Why does religious fundamentalism always seem to wear a potato sack or at least insist its women dress that way?

I ask because of the latest outbreak of fundamentalist fury, this one in a Jewish town in Israel called Beit Shemesh. A few weeks ago, a video went viral of a girl, age 8, now terrified of walking to school because the ultra-Orthodox men in her town spit, scream and swear at her for dressing like a "whore." What kind of outrageous outfits does she wear?

The modest attire of a religious Jewish girl: a skirt and shirt reminiscent of school uniforms here in the states. The other girls at her single-sex school dress the same and face the same gantlet of hate. The angry men want them to wear something more modest, such as a burqa.

The basic idea -- actually, idea is too kind a word, so let's say the basic delusion at work here -- is that any female whose face and form remain recognizable is dressing like a hooker and thus deserves to be harassed and humiliated. This sounds so much like the thinking among the Muslim religious fanatics in Iran and Afghanistan and Saudi Arabia, not to mention the whole Taliban thing, that I wondered: Why do ultra-orthodox sects of different religions all seem so obsessed with "modesty"?

"Basically, demanding that women dress more and more modestly is a form of bullying," says Candace Talmadge, Dallas-based author of the "Green Stone of Healing" series of novels, which explores a corrosive theocracy. "Society still has ambivalent feelings about women's role, so it's a great place to start making demands," Talmadge says. If and when those demands are met, the leaders feel emboldened to make further demands, because now they have a "track record" of success.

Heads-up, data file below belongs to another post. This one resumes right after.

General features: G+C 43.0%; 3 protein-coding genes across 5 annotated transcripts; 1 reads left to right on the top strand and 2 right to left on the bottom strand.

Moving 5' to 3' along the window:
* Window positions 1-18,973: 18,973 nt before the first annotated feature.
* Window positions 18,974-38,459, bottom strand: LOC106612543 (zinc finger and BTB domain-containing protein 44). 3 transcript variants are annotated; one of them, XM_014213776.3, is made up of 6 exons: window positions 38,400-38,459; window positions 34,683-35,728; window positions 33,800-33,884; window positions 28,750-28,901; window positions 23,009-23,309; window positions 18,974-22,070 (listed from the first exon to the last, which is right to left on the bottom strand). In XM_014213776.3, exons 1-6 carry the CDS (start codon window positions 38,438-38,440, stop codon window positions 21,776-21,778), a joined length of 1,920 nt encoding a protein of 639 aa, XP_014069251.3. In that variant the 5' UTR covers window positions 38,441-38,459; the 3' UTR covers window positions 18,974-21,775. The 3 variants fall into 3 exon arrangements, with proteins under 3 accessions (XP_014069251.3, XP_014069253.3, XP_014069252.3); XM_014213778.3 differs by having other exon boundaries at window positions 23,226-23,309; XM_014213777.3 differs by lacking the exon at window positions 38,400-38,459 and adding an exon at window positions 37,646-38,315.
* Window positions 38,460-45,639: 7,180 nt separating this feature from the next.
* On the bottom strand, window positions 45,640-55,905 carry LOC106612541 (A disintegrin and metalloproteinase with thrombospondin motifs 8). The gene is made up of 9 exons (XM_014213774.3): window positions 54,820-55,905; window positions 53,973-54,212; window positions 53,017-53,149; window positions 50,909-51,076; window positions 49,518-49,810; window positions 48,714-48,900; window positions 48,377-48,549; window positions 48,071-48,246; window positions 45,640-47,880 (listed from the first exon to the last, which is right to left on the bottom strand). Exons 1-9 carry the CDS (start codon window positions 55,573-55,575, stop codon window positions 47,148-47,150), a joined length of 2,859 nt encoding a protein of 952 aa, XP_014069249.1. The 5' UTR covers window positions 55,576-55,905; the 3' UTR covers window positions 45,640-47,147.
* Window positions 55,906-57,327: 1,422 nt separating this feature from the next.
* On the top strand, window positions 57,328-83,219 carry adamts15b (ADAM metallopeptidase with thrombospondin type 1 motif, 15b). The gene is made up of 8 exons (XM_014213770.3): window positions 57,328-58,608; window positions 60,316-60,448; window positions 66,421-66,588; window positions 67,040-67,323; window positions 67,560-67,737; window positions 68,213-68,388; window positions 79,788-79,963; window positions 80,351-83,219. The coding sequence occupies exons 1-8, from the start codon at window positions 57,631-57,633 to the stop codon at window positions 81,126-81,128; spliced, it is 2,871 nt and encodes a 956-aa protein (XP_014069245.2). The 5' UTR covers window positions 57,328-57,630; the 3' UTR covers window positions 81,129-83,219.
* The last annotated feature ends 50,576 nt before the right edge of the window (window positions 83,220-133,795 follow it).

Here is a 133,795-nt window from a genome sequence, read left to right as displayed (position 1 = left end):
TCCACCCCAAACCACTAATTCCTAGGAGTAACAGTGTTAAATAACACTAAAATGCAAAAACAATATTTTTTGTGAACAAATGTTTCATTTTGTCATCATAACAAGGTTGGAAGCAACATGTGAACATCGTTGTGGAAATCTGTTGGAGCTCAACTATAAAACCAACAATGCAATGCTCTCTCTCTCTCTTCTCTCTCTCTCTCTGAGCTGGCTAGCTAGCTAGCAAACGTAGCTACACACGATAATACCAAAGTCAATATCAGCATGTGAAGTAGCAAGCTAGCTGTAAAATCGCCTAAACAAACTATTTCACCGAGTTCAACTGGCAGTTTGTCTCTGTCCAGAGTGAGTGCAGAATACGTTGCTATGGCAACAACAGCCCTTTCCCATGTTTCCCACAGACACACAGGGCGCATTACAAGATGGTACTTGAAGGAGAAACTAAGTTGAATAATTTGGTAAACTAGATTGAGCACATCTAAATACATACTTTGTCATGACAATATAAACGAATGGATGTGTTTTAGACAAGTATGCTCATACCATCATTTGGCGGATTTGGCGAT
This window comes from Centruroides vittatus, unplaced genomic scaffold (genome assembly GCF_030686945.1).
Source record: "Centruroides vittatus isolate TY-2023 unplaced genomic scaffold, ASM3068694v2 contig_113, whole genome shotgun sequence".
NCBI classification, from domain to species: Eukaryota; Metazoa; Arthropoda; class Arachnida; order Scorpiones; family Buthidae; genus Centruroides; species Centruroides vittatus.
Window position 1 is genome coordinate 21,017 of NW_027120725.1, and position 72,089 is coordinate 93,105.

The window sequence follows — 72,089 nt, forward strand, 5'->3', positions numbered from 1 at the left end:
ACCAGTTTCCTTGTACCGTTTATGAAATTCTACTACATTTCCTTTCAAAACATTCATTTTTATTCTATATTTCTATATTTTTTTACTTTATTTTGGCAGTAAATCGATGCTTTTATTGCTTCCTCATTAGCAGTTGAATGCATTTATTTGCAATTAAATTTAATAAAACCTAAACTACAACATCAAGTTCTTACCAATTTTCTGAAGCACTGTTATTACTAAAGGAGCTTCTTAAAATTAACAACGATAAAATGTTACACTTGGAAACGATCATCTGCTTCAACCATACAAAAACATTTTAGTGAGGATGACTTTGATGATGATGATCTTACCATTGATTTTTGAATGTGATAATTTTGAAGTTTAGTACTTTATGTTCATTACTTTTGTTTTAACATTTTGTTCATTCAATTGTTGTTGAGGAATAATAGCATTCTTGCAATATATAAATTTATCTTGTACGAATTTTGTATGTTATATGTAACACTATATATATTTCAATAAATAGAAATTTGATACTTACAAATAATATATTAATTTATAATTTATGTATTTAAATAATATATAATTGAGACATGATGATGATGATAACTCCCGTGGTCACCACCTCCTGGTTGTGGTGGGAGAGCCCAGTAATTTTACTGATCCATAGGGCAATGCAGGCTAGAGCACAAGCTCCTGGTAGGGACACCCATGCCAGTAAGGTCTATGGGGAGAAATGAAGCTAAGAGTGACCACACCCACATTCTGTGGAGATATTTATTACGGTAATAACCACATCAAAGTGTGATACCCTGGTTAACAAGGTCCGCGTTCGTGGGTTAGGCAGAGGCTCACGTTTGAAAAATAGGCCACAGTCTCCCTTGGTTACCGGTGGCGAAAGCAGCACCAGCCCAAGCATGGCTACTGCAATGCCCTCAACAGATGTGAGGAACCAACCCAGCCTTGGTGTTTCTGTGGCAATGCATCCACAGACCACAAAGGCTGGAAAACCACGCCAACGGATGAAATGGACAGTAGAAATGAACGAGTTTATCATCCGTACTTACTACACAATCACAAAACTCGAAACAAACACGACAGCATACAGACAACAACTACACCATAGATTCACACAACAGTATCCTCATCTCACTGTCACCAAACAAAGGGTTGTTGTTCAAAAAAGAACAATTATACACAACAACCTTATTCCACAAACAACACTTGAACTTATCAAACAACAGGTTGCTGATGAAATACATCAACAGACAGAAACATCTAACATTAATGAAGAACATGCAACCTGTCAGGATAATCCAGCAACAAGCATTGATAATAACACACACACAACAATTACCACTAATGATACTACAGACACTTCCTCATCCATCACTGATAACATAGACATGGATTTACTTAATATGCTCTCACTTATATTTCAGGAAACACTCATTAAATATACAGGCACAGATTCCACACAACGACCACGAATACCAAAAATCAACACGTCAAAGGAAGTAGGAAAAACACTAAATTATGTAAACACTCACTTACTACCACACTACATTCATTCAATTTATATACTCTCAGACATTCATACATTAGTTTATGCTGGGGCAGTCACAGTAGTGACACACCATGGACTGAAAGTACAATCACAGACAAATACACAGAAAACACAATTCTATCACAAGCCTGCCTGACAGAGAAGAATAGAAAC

Though men in religious sects are often required to dress a certain way, too -- think of the Amish with their beards or Hasidic men wearing side curls -- women's dress is bound up with their sexuality, or, more to the point, with hiding it. This could be because when religious men react to women in a way they believe is wrong, they are ashamed. To remove their shame, they remove (or at least disguise) the catalyst: women's bodies. But that's not the end of it. Once they learn to "see" through the wrappings, they may demand even more covering, and more.

And pretty soon, they're calling a third-grader in a skirt a whore.

That kind of outlook seems completely crazy, until you consider that perhaps the provocateurs relish the scorn of the general public. Rules, clothes and actions that seem insulting, if not insane, to the rest of us can be of great use to the folks practicing them. Shocking behavior "is designed, in some ways, to get other people's backs up," says Eric Kaufmann, a professor of politics at the University of London and the author of "Shall the Religious Inherit the Earth?" "It's what's called 'creating tension' with the surrounding society. Their tension with you reinforces the boundaries that keep your people in."

In other words, the more that mainstream society maligns a group, the more the group sticks together. It's a siege mentality. And far from shaming the fanatics into changing their ways, it solidifies their belief that they alone find favor in God's eyes. And then they go and spit some more on everyone else.

Especially the females.